Missouri Gov. Mike Parson backing Kalena Bruce in crowded 4th District GOP primary
Bruce is among seven Republicans running to replace U.S. Rep. Vicky Hartzler
Fourth District Congressional candidate Kalena Bruce speaks at a June 6, 2022, campaign event in Sedalia with Gov. Mike Parson looking on (Rudi Keller/Missouri Independent).
SEDALIA – Gov. Mike Parson waded into the crowded 4th Congressional District Republican primary Monday, citing long-time family friendship and past political support for backing Kalena Bruce.
Bruce, an accountant and cattle farmer from Stockton, is making her first bid for public office, and the help from Parson will boost her profile in the seven-candidate GOP field. The incumbent, U.S. Rep. Vicky Hartzler, is giving up the seat to make a bid for the U.S. Senate.
“You know what they always tell governors?” Parson told the crowd of about 70 at the Fox Theater Event Center. “Governor, stay out of the primaries. You don’t need to be out there for a candidate. But I am going to tell you what. I am a loyal guy.”
Bruce’s parents and other family members are friends and long-time supporters, said Parson, who first ran for office in 1992.
“I am going to return those favors at times like this,” Parson said. “Yeah, I know them real well and that is why I am here tonight to support her.”
The 4th District primary is one of three Republican races generating a lot of interest prior to the Aug. 2 primary, along with the U.S. Senate race and the 7th District contest in southwest Missouri.
Parson lives in Polk County and became a resident of the 4th District thanks to the new map he signed into law last month. He’s not made any endorsements in the 7th District or the Senate race, although he appeared at a fundraiser for state Senate President Pro Tem Dave Schatz’s U.S. Senate campaign in March.
After he spoke Monday, Parson said he does not intend to endorse in the Senate race or the 7th District but he will help candidates raise money.
Parson called out names of many people on hand and recalled that he met them when he ran for the state Senate for the first time in 2010. He asked them to give Bruce a chance if they have never met her.
When she spoke, Bruce said she decided to run while talking with her husband about the federal COVID-19 response and how the Paycheck Protection Program and the increased child tax credit were “luring America into complacency.”
Democrats control both chambers of Congress and Bruce said she wants to fight the “socialist” policies being pursued by Democrats.
“We are going to be the person who is willing to stand up against (New York Congresswoman Alexandria Ocasio-Cortez) and her squad,” Bruce said.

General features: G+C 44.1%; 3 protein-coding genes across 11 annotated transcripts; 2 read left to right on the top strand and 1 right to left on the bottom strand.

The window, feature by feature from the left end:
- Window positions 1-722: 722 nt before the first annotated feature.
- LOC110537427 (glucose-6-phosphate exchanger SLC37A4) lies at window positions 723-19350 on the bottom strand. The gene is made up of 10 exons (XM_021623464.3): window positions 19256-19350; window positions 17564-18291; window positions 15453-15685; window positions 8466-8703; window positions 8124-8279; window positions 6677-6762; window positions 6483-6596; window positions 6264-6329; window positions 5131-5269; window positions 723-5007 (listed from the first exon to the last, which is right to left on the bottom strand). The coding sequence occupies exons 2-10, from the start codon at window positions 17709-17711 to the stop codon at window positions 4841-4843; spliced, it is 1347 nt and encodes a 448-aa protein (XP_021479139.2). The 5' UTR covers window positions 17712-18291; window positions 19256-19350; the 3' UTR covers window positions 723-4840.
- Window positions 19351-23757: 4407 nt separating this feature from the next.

The 4th District runs from central Missouri west to the Kansas border along and mainly south of the Missouri River. Because it is considered a safe Republican seat, it has drawn a field of seven candidates – Bruce, state Sen. Rick Brattin of Harrisonville, former Boone County Clerk Taylor Burks, former St. Louis Blues player Jim “Soupy” Campbell, retired Kansas City anchorman Mark Alford, retired Navy SEAL Bill Irwin of Harrisonville and Kyle Stonner LaBrue of Osage Beach.
After Parson signed the bill establishing the new districts, Bruce called on opponents who did not live in the district to quit the race. Members of the U.S. House must be residents of the state that elects them but there is no requirement they be residents of the district.
Bruce’s release came a few days after one filed candidate, state Rep. Sara Walsh of Ashland, ended her campaign because she and her constituency now vote in the 3rd District.
Alford and LaBrue do not live in the district. Alford has said he intends to sign a contract to build a home in Cass County.
The latest fundraising reports, through March 30, showed Burks and Alford leading the pack, with Bruce third among the candidates in cash collected.
Parson’s support for Bruce is the biggest name that has weighed in on the race, but other candidates are touting their support as well. Last week, Burks announced he had the endorsement of Sen. Tom Cotton of Arkansas, mentioned as a possible presidential candidate in 2024.
As the only farmer in the race, Bruce is going to have an edge over other candidates in the largely rural district, said Brent Hampy, a former president of the Pettis County Farm Bureau.
“I think it should,” he said. “I sure hope it does.”
Along with pushing her background as one that will keep her rooted at home rather than Washington, Bruce said she wasn’t running to secure a base for a bigger job.
“I don’t want to go to Congress to get another job or put a rung on my ladder,” she said.
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